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Philosophical Essays

Critic Rationalism as Historical-objective Transcendentalism- Edited by Fabio Minazzi- Translation from Italian by Richard Sadleir

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Fabio Minazzi

These Philosophical Essays by Giulio Preti explore, with particular acuteness and originality, some of the major problems addressed by contemporary philosophy. Preti’s objective was to outline a «scientific» philosophy capable of embodying the rigour and concern for the factual found in scientific procedure.
His analysis engaged with the complex tradition of logical empiricism and he also devoted attention to pragmatism and the philosophy of praxis in early Marx. Preti succeeded in establishing a dialogue with these traditions of thought while also considering both Husserl’s early phenomenology and the methodical approach derived from Kantian and neo-Kantian transcendentalism.
He used this wide range of theoretical and practical horizons in innovative ways, presenting a critical metareflection receptive to these varying positions. In doing so Preti developed a new critical rationalism that incorporated a historical-objective transcendentalism.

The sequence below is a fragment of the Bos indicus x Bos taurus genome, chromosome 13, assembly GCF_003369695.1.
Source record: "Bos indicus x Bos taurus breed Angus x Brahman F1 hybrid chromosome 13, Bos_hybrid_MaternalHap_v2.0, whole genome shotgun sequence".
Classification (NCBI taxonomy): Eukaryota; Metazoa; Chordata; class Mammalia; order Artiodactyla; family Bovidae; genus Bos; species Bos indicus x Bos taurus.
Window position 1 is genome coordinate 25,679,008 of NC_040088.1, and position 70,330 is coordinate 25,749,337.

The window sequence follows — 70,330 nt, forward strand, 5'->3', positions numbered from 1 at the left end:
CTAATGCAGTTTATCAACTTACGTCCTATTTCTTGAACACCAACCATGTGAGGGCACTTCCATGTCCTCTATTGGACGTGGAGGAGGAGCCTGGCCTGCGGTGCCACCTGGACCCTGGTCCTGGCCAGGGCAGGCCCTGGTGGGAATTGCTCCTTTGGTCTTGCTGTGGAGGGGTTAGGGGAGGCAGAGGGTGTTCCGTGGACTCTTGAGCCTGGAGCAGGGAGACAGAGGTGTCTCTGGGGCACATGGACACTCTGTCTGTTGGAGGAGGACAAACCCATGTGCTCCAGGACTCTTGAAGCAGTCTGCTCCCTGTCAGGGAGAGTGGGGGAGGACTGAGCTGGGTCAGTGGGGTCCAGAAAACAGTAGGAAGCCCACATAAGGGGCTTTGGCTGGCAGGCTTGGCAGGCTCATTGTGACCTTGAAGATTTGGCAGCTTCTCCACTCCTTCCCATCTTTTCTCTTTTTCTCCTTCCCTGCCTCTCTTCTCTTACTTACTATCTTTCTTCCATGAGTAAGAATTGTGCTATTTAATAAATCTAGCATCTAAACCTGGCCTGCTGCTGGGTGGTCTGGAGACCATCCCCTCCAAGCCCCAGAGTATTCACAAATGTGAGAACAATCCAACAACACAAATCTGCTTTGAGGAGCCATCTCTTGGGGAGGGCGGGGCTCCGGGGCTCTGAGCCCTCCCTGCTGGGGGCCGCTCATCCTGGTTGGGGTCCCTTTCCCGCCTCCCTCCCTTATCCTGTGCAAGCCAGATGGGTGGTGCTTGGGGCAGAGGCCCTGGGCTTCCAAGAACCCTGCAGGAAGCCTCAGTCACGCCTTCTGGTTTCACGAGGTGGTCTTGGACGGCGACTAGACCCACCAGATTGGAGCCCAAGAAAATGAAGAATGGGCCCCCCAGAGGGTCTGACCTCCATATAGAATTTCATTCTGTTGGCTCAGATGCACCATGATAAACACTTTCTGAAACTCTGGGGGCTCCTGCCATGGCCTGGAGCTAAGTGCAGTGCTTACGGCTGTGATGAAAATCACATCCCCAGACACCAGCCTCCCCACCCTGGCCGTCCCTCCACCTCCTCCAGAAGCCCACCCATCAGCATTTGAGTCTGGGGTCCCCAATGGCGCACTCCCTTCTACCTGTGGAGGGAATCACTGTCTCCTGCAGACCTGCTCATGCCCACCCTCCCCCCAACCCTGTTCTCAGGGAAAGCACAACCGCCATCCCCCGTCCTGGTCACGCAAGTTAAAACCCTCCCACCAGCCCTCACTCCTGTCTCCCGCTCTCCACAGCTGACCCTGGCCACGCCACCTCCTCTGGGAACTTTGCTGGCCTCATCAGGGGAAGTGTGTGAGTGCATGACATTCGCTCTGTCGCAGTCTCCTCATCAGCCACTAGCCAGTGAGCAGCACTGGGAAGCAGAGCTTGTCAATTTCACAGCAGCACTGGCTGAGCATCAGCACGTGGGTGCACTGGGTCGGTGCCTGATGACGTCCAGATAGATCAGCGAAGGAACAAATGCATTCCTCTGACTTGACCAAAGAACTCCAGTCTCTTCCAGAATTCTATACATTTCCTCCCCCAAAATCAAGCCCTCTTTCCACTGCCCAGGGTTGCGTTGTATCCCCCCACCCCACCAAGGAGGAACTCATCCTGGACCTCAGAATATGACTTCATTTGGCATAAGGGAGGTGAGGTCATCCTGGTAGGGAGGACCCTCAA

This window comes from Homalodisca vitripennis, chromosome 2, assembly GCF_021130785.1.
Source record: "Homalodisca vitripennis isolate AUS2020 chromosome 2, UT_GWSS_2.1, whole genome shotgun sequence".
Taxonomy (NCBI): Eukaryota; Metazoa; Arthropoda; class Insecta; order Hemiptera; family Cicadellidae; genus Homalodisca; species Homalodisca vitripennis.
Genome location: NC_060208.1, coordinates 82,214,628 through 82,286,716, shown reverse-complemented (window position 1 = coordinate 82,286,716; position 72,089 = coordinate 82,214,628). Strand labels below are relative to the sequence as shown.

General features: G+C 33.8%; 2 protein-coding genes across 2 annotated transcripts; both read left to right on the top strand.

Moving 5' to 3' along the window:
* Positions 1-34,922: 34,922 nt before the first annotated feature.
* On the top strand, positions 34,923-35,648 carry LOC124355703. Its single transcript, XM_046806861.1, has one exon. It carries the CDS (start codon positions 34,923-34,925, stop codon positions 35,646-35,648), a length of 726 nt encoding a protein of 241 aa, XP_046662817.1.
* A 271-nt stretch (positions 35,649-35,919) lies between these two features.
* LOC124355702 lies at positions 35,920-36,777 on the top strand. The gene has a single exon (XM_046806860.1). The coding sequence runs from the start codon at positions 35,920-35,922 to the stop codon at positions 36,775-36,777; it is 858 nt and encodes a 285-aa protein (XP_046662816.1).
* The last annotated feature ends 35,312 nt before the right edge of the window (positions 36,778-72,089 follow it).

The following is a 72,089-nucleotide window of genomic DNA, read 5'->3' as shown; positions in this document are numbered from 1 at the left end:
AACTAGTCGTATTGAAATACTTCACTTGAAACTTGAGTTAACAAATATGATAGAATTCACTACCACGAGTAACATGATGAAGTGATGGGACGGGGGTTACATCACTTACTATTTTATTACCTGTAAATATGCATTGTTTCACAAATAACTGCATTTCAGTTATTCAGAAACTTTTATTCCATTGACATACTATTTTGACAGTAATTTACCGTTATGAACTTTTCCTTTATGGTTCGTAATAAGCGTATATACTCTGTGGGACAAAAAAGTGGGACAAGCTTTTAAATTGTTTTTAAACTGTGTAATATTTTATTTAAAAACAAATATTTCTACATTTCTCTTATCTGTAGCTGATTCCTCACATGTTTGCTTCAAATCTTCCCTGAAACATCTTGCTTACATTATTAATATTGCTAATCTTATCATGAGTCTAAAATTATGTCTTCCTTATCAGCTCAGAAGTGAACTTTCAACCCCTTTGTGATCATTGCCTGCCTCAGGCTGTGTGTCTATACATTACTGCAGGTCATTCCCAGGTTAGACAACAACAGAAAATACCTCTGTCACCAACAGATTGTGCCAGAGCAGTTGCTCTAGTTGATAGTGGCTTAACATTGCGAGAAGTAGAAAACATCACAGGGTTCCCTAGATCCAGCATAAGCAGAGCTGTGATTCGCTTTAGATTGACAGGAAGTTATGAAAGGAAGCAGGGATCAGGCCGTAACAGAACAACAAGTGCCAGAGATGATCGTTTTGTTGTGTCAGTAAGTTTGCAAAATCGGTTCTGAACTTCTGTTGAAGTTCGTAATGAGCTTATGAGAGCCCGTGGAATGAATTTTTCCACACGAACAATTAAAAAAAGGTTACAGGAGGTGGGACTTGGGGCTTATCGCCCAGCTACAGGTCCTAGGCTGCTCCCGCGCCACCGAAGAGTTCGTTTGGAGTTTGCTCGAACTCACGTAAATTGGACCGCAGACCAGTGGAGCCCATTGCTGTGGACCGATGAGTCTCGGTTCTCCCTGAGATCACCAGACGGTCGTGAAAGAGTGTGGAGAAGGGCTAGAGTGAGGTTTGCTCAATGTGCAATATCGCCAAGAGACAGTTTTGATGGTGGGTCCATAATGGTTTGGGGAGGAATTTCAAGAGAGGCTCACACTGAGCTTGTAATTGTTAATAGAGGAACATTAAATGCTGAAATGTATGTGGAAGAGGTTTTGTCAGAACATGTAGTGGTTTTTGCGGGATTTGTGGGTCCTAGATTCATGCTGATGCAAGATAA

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INTRODUCTION

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13 The Revaluation of the Transcendental by Giulio Preti and the Prospects of Logical Neorealism Fabio MINAZZI 1. Empiricism as the Ideology of the Free Man Who Has No Ideology? A famous story by Andersen tells of an emperor who spent all his money on fine clothes. One day two fraudsters turned up. […] They told His Majesty they were able to weave and sew garments of a beautiful and precious mate- rial, but enchanted. It could never be seen by those unworthy to hold high office in the State and society. […] So all those other State officials, as well as the poor Emperor-gaga (who is, after all, the first officer of State) saw that fabric of nothingness and that wonderful dress made of vacuity. And when the Emperor paraded in the midst of his faithful people, strutting in his superb new clothes, there was no indecency: each devoted subject, well aware that the social order requires everyone should stay in their own place and be worthy to stay there, obedient to the authorities, saw and admired his clothes. Only a little boy dared (but perhaps it is not right to say “dared” and he was simply ignorant) to see with his own eyes, to see… that his Sacred Imperial Majesty was walking naked in the midst of his loyal subjects. And he said so. There is nothing worse than freedom of speech: it is a plague that spreads with frightening speed (which is why a good government concerned with the...

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